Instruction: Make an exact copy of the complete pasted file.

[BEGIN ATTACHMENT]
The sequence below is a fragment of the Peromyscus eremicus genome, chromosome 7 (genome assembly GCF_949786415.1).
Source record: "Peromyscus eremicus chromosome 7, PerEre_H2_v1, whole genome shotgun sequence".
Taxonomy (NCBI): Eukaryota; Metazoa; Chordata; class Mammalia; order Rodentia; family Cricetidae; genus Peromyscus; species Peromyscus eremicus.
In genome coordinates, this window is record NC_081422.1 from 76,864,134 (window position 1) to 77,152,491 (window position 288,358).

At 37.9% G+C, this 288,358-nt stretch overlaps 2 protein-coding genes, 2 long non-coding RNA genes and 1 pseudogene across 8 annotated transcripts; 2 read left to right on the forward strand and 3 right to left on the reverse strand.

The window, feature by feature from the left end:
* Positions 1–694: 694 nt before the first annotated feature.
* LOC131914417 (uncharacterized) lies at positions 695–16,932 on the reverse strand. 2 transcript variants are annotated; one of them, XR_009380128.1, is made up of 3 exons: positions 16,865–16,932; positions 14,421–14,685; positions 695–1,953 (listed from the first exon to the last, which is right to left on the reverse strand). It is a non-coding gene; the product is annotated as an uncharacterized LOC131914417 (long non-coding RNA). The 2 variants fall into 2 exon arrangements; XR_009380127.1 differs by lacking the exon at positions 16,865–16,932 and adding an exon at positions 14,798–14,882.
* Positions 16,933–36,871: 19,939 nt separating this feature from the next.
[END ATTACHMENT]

The sequence below is a fragment of the Peromyscus eremicus genome, chromosome 7 (genome assembly GCF_949786415.1).
Source record: "Peromyscus eremicus chromosome 7, PerEre_H2_v1, whole genome shotgun sequence".
Taxonomy (NCBI): Eukaryota; Metazoa; Chordata; class Mammalia; order Rodentia; family Cricetidae; genus Peromyscus; species Peromyscus eremicus.
In genome coordinates, this window is record NC_081422.1 from 76,864,134 (window position 1) to 77,152,491 (window position 288,358).

At 37.9% G+C, this 288,358-nt stretch overlaps 2 protein-coding genes, 2 long non-coding RNA genes and 1 pseudogene across 8 annotated transcripts; 2 read left to right on the forward strand and 3 right to left on the reverse strand.

The window, feature by feature from the left end:
* Positions 1–694: 694 nt before the first annotated feature.
* LOC131914417 (uncharacterized) lies at positions 695–16,932 on the reverse strand. 2 transcript variants are annotated; one of them, XR_009380128.1, is made up of 3 exons: positions 16,865–16,932; positions 14,421–14,685; positions 695–1,953 (listed from the first exon to the last, which is right to left on the reverse strand). It is a non-coding gene; the product is annotated as an uncharacterized LOC131914417 (long non-coding RNA). The 2 variants fall into 2 exon arrangements; XR_009380127.1 differs by lacking the exon at positions 16,865–16,932 and adding an exon at positions 14,798–14,882.
* Positions 16,933–36,871: 19,939 nt separating this feature from the next.